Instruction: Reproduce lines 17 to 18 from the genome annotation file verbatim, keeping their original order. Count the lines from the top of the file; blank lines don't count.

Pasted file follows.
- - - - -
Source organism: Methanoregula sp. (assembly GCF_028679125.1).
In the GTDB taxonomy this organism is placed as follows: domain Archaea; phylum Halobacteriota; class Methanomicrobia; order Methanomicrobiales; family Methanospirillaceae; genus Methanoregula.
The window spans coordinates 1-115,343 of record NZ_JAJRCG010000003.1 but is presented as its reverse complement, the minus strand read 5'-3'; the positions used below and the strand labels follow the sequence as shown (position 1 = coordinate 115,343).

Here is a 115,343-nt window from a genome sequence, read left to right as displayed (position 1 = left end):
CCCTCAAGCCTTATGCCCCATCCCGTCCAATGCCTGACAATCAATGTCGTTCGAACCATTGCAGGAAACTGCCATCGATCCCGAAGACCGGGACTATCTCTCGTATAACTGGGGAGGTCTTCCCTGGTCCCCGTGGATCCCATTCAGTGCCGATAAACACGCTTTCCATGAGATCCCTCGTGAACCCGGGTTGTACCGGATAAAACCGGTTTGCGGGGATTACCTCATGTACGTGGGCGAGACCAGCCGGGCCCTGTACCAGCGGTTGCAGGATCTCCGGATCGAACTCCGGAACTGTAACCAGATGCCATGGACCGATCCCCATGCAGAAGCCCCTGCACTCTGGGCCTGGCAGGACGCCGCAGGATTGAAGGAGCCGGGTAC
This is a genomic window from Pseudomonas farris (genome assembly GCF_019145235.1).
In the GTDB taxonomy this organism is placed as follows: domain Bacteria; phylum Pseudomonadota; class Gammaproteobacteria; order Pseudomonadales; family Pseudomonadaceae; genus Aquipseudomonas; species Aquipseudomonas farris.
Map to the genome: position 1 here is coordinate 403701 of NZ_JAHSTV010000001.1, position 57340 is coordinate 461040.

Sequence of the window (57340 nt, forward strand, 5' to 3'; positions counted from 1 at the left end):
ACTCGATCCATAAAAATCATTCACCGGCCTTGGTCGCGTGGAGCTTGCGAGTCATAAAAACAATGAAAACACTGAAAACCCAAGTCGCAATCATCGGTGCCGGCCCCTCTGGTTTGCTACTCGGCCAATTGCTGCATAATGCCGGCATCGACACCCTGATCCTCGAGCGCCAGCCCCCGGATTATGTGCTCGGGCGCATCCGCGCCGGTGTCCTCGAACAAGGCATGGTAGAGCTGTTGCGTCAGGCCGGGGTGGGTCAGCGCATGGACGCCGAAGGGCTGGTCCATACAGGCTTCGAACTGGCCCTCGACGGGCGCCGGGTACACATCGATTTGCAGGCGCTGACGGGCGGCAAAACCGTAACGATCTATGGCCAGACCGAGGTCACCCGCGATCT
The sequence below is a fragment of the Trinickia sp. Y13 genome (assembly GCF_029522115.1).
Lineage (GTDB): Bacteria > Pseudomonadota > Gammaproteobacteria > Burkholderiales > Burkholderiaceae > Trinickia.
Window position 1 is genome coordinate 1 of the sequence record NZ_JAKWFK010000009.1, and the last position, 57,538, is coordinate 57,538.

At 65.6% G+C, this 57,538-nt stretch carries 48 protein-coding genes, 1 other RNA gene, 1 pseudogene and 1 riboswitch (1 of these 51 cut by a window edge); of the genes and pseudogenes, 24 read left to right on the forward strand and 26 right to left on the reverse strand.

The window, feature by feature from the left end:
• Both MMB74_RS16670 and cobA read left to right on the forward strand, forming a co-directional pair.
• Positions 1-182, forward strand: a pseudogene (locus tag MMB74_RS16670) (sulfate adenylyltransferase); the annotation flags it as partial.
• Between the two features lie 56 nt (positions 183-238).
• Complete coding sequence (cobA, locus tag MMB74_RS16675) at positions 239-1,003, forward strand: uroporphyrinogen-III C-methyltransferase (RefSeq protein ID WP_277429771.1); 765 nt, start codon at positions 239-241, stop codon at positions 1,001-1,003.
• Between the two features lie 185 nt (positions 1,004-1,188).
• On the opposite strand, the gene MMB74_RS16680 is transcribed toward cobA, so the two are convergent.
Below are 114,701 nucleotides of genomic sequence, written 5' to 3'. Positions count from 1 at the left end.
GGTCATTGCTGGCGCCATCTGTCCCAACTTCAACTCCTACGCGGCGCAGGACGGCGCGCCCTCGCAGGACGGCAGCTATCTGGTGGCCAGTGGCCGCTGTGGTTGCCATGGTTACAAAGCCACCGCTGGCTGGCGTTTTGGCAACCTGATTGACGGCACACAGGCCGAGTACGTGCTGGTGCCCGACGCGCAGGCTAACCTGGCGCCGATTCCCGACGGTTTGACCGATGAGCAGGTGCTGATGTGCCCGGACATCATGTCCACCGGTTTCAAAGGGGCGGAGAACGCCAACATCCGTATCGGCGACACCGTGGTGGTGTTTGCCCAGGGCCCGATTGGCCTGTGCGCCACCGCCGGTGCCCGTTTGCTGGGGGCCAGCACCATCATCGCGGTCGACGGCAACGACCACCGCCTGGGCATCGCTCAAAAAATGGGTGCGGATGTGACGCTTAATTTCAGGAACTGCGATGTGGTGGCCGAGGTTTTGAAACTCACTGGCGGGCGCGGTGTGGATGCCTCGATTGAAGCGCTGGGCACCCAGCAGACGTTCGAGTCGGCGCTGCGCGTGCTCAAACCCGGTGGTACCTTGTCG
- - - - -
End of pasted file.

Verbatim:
• Positions 1-182, forward strand: a pseudogene (locus tag MMB74_RS16670) (sulfate adenylyltransferase); the annotation flags it as partial.
• Between the two features lie 56 nt (positions 183-238).